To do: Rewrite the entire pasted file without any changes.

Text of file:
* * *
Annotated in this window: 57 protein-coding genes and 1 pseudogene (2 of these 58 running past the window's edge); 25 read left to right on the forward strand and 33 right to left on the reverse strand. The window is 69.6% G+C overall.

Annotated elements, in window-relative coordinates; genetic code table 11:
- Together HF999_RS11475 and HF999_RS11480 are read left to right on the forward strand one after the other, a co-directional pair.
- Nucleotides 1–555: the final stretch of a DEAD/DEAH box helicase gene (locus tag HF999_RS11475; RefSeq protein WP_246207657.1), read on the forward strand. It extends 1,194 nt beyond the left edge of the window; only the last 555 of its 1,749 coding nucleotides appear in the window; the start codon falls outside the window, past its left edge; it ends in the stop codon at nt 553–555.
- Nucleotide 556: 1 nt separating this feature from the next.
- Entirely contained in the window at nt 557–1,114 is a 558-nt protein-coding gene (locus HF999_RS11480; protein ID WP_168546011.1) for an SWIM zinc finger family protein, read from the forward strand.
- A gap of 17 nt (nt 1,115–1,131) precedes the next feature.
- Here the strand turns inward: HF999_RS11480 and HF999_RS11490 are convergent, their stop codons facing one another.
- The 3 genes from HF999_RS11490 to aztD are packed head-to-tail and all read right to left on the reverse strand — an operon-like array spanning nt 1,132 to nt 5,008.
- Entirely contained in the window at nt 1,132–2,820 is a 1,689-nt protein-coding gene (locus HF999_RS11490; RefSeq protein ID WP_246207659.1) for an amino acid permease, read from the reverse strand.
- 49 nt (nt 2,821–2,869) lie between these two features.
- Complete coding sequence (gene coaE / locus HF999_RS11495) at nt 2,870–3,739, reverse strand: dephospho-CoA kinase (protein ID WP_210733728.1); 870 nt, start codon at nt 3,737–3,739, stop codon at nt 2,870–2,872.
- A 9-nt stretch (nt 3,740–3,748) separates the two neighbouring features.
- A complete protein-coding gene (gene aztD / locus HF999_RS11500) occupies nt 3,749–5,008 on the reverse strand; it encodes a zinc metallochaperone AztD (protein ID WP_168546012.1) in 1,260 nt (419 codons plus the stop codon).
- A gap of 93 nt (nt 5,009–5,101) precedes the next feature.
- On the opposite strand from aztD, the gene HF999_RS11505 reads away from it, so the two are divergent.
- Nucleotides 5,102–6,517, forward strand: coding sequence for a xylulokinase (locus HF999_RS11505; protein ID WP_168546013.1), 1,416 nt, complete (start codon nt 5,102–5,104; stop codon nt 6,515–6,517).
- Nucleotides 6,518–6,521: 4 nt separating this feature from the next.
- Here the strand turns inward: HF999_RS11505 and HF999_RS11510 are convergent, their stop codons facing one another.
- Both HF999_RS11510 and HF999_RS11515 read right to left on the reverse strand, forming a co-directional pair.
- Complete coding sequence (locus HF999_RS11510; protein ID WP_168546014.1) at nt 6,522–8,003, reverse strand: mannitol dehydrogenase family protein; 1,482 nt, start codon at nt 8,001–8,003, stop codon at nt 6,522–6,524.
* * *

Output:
Annotated in this window: 57 protein-coding genes and 1 pseudogene (2 of these 58 running past the window's edge); 25 read left to right on the forward strand and 33 right to left on the reverse strand. The window is 69.6% G+C overall.

Annotated elements, in window-relative coordinates; genetic code table 11:
- Together HF999_RS11475 and HF999_RS11480 are read left to right on the forward strand one after the other, a co-directional pair.
- Nucleotides 1–555: the final stretch of a DEAD/DEAH box helicase gene (locus tag HF999_RS11475; RefSeq protein WP_246207657.1), read on the forward strand. It extends 1,194 nt beyond the left edge of the window; only the last 555 of its 1,749 coding nucleotides appear in the window; the start codon falls outside the window, past its left edge; it ends in the stop codon at nt 553–555.
- Nucleotide 556: 1 nt separating this feature from the next.
- Entirely contained in the window at nt 557–1,114 is a 558-nt protein-coding gene (locus HF999_RS11480; protein ID WP_168546011.1) for an SWIM zinc finger family protein, read from the forward strand.
- A gap of 17 nt (nt 1,115–1,131) precedes the next feature.
- Here the strand turns inward: HF999_RS11480 and HF999_RS11490 are convergent, their stop codons facing one another.
- The 3 genes from HF999_RS11490 to aztD are packed head-to-tail and all read right to left on the reverse strand — an operon-like array spanning nt 1,132 to nt 5,008.
- Entirely contained in the window at nt 1,132–2,820 is a 1,689-nt protein-coding gene (locus HF999_RS11490; RefSeq protein ID WP_246207659.1) for an amino acid permease, read from the reverse strand.
- 49 nt (nt 2,821–2,869) lie between these two features.
- Complete coding sequence (gene coaE / locus HF999_RS11495) at nt 2,870–3,739, reverse strand: dephospho-CoA kinase (protein ID WP_210733728.1); 870 nt, start codon at nt 3,737–3,739, stop codon at nt 2,870–2,872.
- A 9-nt stretch (nt 3,740–3,748) separates the two neighbouring features.
- A complete protein-coding gene (gene aztD / locus HF999_RS11500) occupies nt 3,749–5,008 on the reverse strand; it encodes a zinc metallochaperone AztD (protein ID WP_168546012.1) in 1,260 nt (419 codons plus the stop codon).
- A gap of 93 nt (nt 5,009–5,101) precedes the next feature.
- On the opposite strand from aztD, the gene HF999_RS11505 reads away from it, so the two are divergent.
- Nucleotides 5,102–6,517, forward strand: coding sequence for a xylulokinase (locus HF999_RS11505; protein ID WP_168546013.1), 1,416 nt, complete (start codon nt 5,102–5,104; stop codon nt 6,515–6,517).
- Nucleotides 6,518–6,521: 4 nt separating this feature from the next.
- Here the strand turns inward: HF999_RS11505 and HF999_RS11510 are convergent, their stop codons facing one another.
- Both HF999_RS11510 and HF999_RS11515 read right to left on the reverse strand, forming a co-directional pair.
- Complete coding sequence (locus HF999_RS11510; protein ID WP_168546014.1) at nt 6,522–8,003, reverse strand: mannitol dehydrogenase family protein; 1,482 nt, start codon at nt 8,001–8,003, stop codon at nt 6,522–6,524.